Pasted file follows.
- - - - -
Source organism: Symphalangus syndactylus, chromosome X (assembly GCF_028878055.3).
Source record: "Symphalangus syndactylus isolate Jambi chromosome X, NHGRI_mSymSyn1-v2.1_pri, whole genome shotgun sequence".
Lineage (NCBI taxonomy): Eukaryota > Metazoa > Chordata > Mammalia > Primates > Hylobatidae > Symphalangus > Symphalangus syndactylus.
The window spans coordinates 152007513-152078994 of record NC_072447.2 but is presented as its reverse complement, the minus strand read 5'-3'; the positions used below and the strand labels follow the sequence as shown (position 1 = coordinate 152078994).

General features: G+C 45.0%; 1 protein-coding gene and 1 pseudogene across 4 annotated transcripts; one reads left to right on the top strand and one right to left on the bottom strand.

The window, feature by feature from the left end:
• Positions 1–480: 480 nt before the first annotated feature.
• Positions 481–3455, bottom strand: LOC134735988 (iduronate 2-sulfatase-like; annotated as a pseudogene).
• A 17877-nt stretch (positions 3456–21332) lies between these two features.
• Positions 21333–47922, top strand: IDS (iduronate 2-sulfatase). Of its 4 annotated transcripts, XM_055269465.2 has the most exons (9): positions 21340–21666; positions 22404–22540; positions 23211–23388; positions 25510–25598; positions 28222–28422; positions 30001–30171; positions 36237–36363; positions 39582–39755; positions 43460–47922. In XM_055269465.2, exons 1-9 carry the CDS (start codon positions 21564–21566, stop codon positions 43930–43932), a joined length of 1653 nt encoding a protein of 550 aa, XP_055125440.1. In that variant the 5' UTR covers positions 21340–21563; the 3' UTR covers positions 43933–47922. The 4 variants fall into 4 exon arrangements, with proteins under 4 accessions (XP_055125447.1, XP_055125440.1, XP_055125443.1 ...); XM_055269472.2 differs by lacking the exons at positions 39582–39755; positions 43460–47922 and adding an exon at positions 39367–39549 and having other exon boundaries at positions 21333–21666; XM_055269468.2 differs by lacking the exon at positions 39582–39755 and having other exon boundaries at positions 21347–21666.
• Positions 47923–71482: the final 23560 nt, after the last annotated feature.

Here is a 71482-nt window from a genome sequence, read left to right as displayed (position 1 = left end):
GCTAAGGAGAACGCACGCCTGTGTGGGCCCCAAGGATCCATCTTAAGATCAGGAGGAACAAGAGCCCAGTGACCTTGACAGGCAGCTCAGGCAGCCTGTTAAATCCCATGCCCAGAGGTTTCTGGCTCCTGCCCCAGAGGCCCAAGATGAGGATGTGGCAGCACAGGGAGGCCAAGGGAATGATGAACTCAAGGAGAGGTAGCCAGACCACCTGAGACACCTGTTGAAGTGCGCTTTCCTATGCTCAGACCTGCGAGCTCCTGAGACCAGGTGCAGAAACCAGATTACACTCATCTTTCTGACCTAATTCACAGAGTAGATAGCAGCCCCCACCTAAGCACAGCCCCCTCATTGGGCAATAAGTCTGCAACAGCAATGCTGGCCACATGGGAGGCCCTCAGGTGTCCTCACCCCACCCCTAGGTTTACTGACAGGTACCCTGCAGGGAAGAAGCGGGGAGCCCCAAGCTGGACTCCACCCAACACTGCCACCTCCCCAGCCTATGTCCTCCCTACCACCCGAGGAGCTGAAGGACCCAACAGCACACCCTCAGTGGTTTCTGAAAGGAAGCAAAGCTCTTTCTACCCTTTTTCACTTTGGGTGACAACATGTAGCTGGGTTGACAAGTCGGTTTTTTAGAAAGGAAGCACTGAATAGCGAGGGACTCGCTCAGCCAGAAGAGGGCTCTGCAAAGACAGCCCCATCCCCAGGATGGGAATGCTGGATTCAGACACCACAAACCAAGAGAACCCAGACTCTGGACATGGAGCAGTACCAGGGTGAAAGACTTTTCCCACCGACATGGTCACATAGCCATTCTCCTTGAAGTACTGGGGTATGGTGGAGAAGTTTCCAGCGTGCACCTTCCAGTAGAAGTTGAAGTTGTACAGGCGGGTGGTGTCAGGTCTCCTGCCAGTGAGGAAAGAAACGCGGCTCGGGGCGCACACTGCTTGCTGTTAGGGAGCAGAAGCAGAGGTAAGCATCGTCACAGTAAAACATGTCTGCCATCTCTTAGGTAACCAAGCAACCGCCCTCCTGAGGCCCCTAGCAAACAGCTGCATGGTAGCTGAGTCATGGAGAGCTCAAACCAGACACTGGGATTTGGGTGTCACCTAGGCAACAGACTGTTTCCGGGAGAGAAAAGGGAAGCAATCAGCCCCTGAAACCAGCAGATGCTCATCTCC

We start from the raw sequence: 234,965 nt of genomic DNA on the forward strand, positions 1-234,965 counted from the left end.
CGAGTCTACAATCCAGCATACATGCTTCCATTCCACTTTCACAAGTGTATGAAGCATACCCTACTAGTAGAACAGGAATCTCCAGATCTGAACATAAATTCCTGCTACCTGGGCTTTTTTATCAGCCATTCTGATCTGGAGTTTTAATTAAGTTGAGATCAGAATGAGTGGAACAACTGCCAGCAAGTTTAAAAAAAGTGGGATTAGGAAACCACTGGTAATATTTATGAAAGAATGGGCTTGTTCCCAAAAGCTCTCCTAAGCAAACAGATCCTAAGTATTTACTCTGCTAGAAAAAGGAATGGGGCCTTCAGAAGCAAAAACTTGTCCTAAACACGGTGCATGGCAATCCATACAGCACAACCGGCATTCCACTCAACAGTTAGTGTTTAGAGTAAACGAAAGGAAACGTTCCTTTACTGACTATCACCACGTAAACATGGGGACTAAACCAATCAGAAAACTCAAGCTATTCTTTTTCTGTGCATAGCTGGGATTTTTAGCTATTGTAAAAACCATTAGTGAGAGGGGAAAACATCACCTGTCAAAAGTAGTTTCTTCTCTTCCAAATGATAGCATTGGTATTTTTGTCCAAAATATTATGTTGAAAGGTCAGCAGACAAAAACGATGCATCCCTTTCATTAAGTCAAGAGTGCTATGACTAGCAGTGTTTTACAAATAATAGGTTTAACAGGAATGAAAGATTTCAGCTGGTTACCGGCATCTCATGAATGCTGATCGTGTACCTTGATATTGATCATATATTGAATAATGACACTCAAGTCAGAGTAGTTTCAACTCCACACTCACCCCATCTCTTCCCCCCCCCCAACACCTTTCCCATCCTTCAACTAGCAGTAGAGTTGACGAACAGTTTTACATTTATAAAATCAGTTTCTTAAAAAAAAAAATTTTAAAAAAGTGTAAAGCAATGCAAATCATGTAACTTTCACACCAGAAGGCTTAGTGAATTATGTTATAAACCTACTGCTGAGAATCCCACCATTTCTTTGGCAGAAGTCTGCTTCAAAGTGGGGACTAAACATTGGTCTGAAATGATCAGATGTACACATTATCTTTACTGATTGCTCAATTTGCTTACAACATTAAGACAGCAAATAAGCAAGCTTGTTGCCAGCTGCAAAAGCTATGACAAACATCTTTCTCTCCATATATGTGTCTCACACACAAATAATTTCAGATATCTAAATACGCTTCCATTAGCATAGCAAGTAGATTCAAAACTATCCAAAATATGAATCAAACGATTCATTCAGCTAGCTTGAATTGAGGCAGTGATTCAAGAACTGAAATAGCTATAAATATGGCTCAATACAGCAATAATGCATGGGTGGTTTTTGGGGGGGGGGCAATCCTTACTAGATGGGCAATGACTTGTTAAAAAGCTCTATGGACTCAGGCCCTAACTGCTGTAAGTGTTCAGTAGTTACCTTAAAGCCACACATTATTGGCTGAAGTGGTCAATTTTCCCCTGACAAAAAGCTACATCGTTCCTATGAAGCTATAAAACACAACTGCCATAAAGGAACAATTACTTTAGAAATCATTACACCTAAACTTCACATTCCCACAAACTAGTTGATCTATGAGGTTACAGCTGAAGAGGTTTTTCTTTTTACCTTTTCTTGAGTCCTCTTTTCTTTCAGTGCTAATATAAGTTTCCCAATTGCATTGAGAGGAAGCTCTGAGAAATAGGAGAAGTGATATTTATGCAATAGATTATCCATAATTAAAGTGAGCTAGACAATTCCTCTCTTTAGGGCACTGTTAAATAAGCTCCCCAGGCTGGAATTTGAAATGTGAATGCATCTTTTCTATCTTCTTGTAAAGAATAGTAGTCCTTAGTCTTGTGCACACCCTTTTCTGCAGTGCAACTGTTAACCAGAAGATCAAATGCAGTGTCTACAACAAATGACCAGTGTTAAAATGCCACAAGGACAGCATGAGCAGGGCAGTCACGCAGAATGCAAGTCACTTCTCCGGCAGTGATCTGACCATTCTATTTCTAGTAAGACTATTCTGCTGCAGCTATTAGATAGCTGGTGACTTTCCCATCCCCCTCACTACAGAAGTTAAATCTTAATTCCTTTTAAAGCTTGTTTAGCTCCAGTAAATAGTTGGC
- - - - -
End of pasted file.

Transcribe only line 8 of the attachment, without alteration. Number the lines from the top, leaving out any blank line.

• Positions 481–3455, bottom strand: LOC134735988 (iduronate 2-sulfatase-like; annotated as a pseudogene).